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Get Your Shine Box: Jim Benning's fine for tampering is why Garth Snow is Big Pauly

You're a funny guy, Jim.

Um. What was I saying again?
Um. What was I saying again?
Bruce Bennett/Getty Images

(note: contains some potentially NSFW links)

In a recent blog post about where the team stands heading into free agency, Newsday's Arthur Staple penned the following description of Islanders general manager Garth Snow, which was both hilarious and apt:

Now, it's important to remember that Garth Snow doesn't act with the overarching urgency that all us laypeople assume is required to be a general manager. He's the Big Paulie of the NHL GMs -- he moves slowly because he doesn't have to move fast for anyone.

In case anyone needs their memory jogged, here's the Big Pauly Staple was talking about. Just picture Snow as mafia head Paul Cicero in Martin Scorsese's Goodfellas in place of award-winning actor and pasta sauce magnate Paul Sorvino.

Non-made guys like us don't know how or how often Snow speaks with NHL agents. But we do know how often he speaks publicly, and we know it's not that often. He reminds me of when we were kids, and the comparés used to visit one another and there was this man. He would never talk. He would just sit there all night and not say a word. So they said to him, "whatsa matter, comparé? Don't you talk? Don't you say anything?" And he says, "What am I gonna say? That my wife two times me?" So she says to him, "Shut up. You're always talking."

In Italian, it sounds much nicer.

Anyway, Snow just isn't a guy who says much. He does two, maybe three radio interviews a year. And even when he does, you can kinda guess what he's going to say before he even says it. He'll say he likes his group, but if he sees an opportunity to improve, he'll explore it. He'll say he likes the team's pool of prospects and doesn't expect to move any of them for short term improvements. He'll say ownership has always given him the green light to make whatever additions he feels necessary. He'll say his team plays in world class facilities. Then he and the hosts will exchange "thank you"s and it's back to the Cone of Silence.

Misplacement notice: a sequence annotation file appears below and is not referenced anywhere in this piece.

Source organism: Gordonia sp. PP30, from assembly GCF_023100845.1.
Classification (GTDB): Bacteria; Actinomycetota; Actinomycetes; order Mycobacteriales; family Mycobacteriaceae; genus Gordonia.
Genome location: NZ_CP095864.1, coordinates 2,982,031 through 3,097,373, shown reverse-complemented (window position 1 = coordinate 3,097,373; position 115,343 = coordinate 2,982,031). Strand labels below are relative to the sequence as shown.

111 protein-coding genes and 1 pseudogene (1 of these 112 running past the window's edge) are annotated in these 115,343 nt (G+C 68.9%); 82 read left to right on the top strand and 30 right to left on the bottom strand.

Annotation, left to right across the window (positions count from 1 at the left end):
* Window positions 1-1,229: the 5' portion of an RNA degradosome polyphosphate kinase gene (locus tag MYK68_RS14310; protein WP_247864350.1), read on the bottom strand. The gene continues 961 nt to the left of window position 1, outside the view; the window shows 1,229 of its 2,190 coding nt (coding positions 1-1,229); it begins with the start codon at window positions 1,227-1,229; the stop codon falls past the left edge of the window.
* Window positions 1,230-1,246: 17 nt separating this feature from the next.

The one time he said something was when John Tavares got whacked at the Olympics. And it went over about as well as ordering spaghetti with marinara sauce and getting egg noodles with ketchup.

As frustrating as that can be as a fan who wants to devour any and all information they can get about their team, there's a reason why Snow is like this. And we just got a public reminder.

Jim Benning, alias "Jimmy Roast Beef," general manager of the Vancouver Canucks, was told by the NHL to go home and get his shine box today after opening his mouth at the Draft.

The Vancouver Canucks will pay for general manager Jim Benning's candid comments.

The club was fined US$50,000 by the NHL on Tuesday afternoon for tampering, a violation of by-law 15.

Benning mentioned the Canucks' interest in Montreal Canadiens defenceman P.K. Subban and Tampa Bay Lightning captain Steven Stamkos while on TSN Radio 1040 in Vancouver last Thursday ahead of the NHL draft in Buffalo.

So Jimmy Roast Beef strides into Buffalo in a brand new pink Cadillac he bought under his mother's name as a wedding present to himself, and throws around names like Subban and Stamkos thinking it was no big deal. Meanwhile, Canadiens GM Marc Bergevin was never taught the two greatest things in life and ratted Jimmy Roast Beef out.

Canadiens general manager Marc Bergevin told reporters afterward that Benning "crossed the line" in divulging trade conversations involving Subban. Bergevin was forced to speak out on the subject last Thursday, insisting that he was not shopping Subban but only listening to inquiries from opposing teams.

Thanks to his mouth, Benning's team is fifty grand lighter and he had to apologize to Bergevin and Steve Yzerman like he was a regular schnook. He's currently in the NHL Witness Protection Program and can't say a word.

Sometimes, speaking your mind is a good idea. And sometimes, you can end up dead at a poker game. Just ask Spider.